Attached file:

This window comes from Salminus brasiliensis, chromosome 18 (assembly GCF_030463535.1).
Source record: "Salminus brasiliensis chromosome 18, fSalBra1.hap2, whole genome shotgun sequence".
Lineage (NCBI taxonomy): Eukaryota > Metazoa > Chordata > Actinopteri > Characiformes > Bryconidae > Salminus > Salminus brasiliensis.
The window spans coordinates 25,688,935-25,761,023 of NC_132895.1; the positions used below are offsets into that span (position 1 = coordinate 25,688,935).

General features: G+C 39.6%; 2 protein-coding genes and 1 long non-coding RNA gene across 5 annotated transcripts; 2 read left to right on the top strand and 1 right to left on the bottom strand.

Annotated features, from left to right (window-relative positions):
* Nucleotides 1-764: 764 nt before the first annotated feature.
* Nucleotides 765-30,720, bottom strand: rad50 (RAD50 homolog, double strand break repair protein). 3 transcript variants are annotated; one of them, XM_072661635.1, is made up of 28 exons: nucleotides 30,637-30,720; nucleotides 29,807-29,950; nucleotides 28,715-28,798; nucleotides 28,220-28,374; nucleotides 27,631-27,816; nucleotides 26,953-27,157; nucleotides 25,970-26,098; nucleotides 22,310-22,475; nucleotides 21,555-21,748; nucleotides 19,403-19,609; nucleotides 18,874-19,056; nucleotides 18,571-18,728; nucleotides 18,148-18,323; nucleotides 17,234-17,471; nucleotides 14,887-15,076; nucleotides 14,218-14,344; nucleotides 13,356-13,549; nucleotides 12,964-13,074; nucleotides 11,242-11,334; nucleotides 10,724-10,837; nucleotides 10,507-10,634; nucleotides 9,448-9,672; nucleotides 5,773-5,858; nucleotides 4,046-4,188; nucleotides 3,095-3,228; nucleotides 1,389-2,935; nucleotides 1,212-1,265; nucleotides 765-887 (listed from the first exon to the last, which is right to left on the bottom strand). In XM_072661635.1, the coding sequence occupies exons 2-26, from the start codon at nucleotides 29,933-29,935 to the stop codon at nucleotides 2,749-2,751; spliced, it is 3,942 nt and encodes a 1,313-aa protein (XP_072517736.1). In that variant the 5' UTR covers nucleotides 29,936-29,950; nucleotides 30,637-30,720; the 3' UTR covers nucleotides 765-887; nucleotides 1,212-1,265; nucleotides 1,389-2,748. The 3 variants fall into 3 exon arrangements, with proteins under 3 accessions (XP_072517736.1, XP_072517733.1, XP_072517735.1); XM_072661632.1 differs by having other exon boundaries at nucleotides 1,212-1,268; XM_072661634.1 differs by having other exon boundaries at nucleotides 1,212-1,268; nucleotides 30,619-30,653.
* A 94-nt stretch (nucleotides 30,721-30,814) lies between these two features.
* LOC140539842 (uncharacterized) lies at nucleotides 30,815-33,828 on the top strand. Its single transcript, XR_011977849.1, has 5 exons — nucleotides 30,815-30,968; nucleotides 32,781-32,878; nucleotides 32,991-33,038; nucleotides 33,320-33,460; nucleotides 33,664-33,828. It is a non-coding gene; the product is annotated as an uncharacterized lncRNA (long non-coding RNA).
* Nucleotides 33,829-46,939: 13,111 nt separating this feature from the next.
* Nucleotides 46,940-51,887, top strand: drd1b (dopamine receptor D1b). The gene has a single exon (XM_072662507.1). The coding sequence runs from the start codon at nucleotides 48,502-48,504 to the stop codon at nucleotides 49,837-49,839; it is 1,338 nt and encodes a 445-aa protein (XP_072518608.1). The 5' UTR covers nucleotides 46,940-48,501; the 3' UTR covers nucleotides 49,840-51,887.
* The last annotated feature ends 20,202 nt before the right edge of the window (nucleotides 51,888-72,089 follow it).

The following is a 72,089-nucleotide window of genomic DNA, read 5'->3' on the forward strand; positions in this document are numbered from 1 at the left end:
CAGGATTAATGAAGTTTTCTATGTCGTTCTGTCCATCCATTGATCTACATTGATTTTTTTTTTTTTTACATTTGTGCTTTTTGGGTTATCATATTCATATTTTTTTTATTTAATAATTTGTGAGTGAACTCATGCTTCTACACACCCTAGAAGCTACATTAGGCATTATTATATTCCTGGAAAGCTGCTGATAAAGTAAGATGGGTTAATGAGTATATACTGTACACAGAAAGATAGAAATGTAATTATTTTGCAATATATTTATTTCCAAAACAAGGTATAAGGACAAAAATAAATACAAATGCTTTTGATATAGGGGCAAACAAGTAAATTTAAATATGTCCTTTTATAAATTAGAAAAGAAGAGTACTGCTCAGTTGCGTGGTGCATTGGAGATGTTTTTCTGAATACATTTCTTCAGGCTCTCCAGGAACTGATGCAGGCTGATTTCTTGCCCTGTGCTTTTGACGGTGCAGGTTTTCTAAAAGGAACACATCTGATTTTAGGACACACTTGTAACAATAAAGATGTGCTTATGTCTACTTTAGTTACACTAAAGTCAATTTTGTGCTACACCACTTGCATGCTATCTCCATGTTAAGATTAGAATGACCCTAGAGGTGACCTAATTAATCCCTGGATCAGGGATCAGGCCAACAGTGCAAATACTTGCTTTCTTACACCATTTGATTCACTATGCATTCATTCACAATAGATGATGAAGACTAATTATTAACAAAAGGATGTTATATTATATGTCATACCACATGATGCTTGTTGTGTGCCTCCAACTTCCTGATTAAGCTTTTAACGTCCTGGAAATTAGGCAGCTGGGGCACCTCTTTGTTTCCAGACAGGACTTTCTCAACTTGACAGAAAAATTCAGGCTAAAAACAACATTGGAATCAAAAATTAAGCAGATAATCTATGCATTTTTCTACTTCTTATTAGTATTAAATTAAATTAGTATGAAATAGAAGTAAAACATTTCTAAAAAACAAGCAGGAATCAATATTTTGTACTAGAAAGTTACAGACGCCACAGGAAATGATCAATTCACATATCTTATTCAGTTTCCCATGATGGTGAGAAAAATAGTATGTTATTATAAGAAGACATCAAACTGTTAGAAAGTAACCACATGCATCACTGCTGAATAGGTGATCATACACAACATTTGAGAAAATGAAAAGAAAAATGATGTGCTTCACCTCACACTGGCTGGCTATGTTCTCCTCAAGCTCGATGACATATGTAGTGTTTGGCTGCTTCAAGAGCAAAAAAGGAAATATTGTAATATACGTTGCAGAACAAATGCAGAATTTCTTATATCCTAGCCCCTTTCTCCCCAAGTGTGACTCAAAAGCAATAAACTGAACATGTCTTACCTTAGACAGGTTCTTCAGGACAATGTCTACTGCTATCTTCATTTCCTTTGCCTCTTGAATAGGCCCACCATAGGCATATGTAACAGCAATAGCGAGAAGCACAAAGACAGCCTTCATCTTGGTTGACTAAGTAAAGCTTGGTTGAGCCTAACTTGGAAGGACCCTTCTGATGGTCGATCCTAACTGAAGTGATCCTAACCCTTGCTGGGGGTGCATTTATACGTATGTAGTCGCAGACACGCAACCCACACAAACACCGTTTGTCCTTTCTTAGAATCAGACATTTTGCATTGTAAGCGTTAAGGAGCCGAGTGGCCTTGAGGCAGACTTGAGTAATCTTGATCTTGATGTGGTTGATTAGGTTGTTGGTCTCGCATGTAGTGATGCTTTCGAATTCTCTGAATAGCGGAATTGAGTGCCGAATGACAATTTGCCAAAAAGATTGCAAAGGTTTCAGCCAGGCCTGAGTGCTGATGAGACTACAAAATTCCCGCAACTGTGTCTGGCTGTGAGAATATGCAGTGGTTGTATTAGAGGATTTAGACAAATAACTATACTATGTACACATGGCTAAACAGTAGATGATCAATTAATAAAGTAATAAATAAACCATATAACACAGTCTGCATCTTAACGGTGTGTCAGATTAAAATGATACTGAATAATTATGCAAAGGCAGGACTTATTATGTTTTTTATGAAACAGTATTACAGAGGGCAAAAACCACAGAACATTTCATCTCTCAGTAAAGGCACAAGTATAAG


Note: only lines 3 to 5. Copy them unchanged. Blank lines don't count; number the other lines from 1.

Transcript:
Lineage (NCBI taxonomy): Eukaryota > Metazoa > Chordata > Actinopteri > Characiformes > Bryconidae > Salminus > Salminus brasiliensis.
The window spans coordinates 25,688,935-25,761,023 of NC_132895.1; the positions used below are offsets into that span (position 1 = coordinate 25,688,935).

General features: G+C 39.6%; 2 protein-coding genes and 1 long non-coding RNA gene across 5 annotated transcripts; 2 read left to right on the top strand and 1 right to left on the bottom strand.